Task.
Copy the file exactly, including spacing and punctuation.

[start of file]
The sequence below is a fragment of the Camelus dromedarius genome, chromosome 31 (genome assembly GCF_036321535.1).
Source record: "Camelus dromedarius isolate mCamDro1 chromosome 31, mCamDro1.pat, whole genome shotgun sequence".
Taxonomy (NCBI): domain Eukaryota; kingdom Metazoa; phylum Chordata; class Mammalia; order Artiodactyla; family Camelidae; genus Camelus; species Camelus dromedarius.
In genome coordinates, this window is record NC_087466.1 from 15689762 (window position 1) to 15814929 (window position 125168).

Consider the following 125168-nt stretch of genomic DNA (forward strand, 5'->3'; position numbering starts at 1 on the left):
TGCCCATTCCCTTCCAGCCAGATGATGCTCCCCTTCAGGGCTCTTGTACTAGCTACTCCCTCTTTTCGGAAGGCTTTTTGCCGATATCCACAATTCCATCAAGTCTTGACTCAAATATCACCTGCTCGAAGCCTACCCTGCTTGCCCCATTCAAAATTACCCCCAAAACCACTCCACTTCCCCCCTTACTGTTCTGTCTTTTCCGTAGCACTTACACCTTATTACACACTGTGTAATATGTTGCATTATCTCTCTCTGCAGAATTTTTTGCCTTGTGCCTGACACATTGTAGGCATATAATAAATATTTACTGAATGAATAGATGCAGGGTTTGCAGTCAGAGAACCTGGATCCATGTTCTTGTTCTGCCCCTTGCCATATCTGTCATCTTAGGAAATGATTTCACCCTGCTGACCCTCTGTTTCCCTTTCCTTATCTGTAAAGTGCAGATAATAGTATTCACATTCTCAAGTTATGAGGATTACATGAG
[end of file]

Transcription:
The sequence below is a fragment of the Camelus dromedarius genome, chromosome 31 (genome assembly GCF_036321535.1).
Source record: "Camelus dromedarius isolate mCamDro1 chromosome 31, mCamDro1.pat, whole genome shotgun sequence".
Taxonomy (NCBI): domain Eukaryota; kingdom Metazoa; phylum Chordata; class Mammalia; order Artiodactyla; family Camelidae; genus Camelus; species Camelus dromedarius.
In genome coordinates, this window is record NC_087466.1 from 15689762 (window position 1) to 15814929 (window position 125168).

Consider the following 125168-nt stretch of genomic DNA (forward strand, 5'->3'; position numbering starts at 1 on the left):
TGCCCATTCCCTTCCAGCCAGATGATGCTCCCCTTCAGGGCTCTTGTACTAGCTACTCCCTCTTTTCGGAAGGCTTTTTGCCGATATCCACAATTCCATCAAGTCTTGACTCAAATATCACCTGCTCGAAGCCTACCCTGCTTGCCCCATTCAAAATTACCCCCAAAACCACTCCACTTCCCCCCTTACTGTTCTGTCTTTTCCGTAGCACTTACACCTTATTACACACTGTGTAATATGTTGCATTATCTCTCTCTGCAGAATTTTTTGCCTTGTGCCTGACACATTGTAGGCATATAATAAATATTTACTGAATGAATAGATGCAGGGTTTGCAGTCAGAGAACCTGGATCCATGTTCTTGTTCTGCCCCTTGCCATATCTGTCATCTTAGGAAATGATTTCACCCTGCTGACCCTCTGTTTCCCTTTCCTTATCTGTAAAGTGCAGATAATAGTATTCACATTCTCAAGTTATGAGGATTACATGAG